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Supported bridge is a nice way to stretch out the front side of the hips. Allowing yourself to relax and feel supported through hip extension can help to release the psoas and other hip flexors that can get tight from sitting, driving, running, cycling and other activities of daily living. There are a variety of ways you can support your bridge pose:
In a supported bridge pose, place the soles of the feet together and let your knees fall apart. You can choose to support the knees as well with blocks or allow them to be just as they are. This allows a stretch through the inner thighs stretching out those adductors.
Bridge pose is mostly a front body stretch. The nice thing about a supported bridge is that you can make sure your lower back is in neutral and that you’re not over exaggerating that lumbar curve. If you need a little help feeling this, try “tucking” your tailbone under (think reach it towards the ceiling), and then support your hips with any of the items listed above for the hip flexor stretch.
This is one of my favorite ways to stretch my neck! Maybe it’s because I’m short, but I find myself looking up so much throughout the day that I love to stretch the back side of my neck at the end of the day. If you suffer from tension headaches this is another great way to stretch out those neck muscles. If you do get tension headaches, check out this post on mindful neck stretching.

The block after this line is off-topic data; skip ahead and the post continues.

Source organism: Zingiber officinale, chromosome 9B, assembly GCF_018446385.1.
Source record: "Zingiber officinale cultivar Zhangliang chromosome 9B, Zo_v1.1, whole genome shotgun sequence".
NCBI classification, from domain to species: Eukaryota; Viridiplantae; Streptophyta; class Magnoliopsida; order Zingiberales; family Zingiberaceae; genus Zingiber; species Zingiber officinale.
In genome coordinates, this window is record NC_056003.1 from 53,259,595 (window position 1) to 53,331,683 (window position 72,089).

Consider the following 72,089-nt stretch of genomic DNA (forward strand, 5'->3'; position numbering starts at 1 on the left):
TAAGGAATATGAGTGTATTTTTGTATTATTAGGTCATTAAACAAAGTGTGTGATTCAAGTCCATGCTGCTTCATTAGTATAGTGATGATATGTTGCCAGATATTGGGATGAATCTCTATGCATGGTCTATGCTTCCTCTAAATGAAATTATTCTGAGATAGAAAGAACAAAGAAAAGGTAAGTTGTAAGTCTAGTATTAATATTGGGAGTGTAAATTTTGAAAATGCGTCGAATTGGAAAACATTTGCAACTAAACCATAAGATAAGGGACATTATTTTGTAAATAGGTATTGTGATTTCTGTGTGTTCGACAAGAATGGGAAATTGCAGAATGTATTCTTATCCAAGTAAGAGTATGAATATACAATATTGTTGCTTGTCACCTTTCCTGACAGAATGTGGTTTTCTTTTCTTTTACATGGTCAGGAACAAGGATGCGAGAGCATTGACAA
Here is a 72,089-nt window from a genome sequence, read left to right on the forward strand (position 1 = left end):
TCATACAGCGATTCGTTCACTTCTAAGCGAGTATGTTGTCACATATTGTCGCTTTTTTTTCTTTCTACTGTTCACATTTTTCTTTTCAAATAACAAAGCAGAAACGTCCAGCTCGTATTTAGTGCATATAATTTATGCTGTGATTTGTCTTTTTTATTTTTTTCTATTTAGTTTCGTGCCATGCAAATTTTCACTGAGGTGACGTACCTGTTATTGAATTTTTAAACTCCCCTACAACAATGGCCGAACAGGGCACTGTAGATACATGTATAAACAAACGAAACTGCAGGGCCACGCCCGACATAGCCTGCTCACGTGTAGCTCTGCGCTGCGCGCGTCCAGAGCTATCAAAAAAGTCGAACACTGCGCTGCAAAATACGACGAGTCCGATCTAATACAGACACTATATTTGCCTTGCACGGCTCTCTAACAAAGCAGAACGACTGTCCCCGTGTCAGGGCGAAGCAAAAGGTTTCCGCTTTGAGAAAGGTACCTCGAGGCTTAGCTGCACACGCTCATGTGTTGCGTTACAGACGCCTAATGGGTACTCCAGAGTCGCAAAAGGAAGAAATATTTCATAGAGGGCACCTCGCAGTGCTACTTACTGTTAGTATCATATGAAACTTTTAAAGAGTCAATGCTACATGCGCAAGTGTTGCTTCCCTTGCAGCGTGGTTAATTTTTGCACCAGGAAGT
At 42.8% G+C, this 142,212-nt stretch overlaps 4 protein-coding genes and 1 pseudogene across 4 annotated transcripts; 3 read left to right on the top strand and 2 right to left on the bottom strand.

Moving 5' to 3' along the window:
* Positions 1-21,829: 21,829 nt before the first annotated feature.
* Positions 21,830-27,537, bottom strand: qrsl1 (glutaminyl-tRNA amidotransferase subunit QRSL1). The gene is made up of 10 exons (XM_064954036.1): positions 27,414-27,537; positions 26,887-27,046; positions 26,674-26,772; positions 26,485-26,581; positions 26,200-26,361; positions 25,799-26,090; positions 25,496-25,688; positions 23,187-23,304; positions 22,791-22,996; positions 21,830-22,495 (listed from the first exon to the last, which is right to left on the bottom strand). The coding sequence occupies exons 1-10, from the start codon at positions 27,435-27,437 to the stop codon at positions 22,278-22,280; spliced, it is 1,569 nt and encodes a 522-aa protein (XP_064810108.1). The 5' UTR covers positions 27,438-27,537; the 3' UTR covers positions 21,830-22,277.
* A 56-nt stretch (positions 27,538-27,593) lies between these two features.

There are so many ways to work your legs and glutes in bridge pose! Let’s break it down by muscle groups:
Your main butt muscles are responsible for the lift into bridge. Any version of bridge pose will get those muscles, but if you want to really feel the work here are some tips:
These muscles are responsible for hip abduction. You don’t have to have a resistance band, but grab one to add to your work out.
Inversions are often touted for their benefits (and there are many) but so many of them are inaccessible to many. But bridge pose, we can add a slight lift to the hips with props to get the benefits without requiring standing on our hands.
There are a few contraindications to bridge pose because it is an inversion. Talk to your doctor, physical therapist, or yoga therapist before doing bridge pose if you have any of the below conditions:
As I mentioned above most of these conditions bridge pose can be adapted to accommodate, but the guidance of a medical professional is advised before attempting this pose or starting any form of physical activity.
Did you know you could do all those things in bridge pose!? Even if you did, I hope it brought some inspiration to your practice. I encourage you to watch the video, if you haven’t already, and explore all the ways to move through bridge pose.